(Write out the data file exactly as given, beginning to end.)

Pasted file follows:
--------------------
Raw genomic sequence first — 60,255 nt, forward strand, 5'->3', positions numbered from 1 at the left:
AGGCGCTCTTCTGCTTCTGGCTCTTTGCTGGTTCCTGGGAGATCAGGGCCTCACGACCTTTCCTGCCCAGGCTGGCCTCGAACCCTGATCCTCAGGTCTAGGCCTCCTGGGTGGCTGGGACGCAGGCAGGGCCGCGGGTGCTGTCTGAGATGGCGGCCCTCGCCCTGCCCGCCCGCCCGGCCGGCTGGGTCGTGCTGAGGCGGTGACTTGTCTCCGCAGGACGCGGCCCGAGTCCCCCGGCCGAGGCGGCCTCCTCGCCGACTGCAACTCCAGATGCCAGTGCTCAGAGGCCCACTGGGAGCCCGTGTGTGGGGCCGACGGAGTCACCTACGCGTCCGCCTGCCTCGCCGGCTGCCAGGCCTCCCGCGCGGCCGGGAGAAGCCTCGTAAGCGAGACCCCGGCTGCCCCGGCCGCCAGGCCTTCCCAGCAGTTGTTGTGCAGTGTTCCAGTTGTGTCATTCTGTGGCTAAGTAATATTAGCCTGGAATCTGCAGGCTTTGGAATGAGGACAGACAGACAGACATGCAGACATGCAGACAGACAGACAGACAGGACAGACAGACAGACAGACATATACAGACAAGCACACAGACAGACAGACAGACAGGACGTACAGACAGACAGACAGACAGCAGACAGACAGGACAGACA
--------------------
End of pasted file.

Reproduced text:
Raw genomic sequence first — 60,255 nt, forward strand, 5'->3', positions numbered from 1 at the left:
AGGCGCTCTTCTGCTTCTGGCTCTTTGCTGGTTCCTGGGAGATCAGGGCCTCACGACCTTTCCTGCCCAGGCTGGCCTCGAACCCTGATCCTCAGGTCTAGGCCTCCTGGGTGGCTGGGACGCAGGCAGGGCCGCGGGTGCTGTCTGAGATGGCGGCCCTCGCCCTGCCCGCCCGCCCGGCCGGCTGGGTCGTGCTGAGGCGGTGACTTGTCTCCGCAGGACGCGGCCCGAGTCCCCCGGCCGAGGCGGCCTCCTCGCCGACTGCAACTCCAGATGCCAGTGCTCAGAGGCCCACTGGGAGCCCGTGTGTGGGGCCGACGGAGTCACCTACGCGTCCGCCTGCCTCGCCGGCTGCCAGGCCTCCCGCGCGGCCGGGAGAAGCCTCGTAAGCGAGACCCCGGCTGCCCCGGCCGCCAGGCCTTCCCAGCAGTTGTTGTGCAGTGTTCCAGTTGTGTCATTCTGTGGCTAAGTAATATTAGCCTGGAATCTGCAGGCTTTGGAATGAGGACAGACAGACAGACATGCAGACATGCAGACAGACAGACAGACAGGACAGACAGACAGACAGACATATACAGACAAGCACACAGACAGACAGACAGACAGGACGTACAGACAGACAGACAGACAGCAGACAGACAGGACAGACA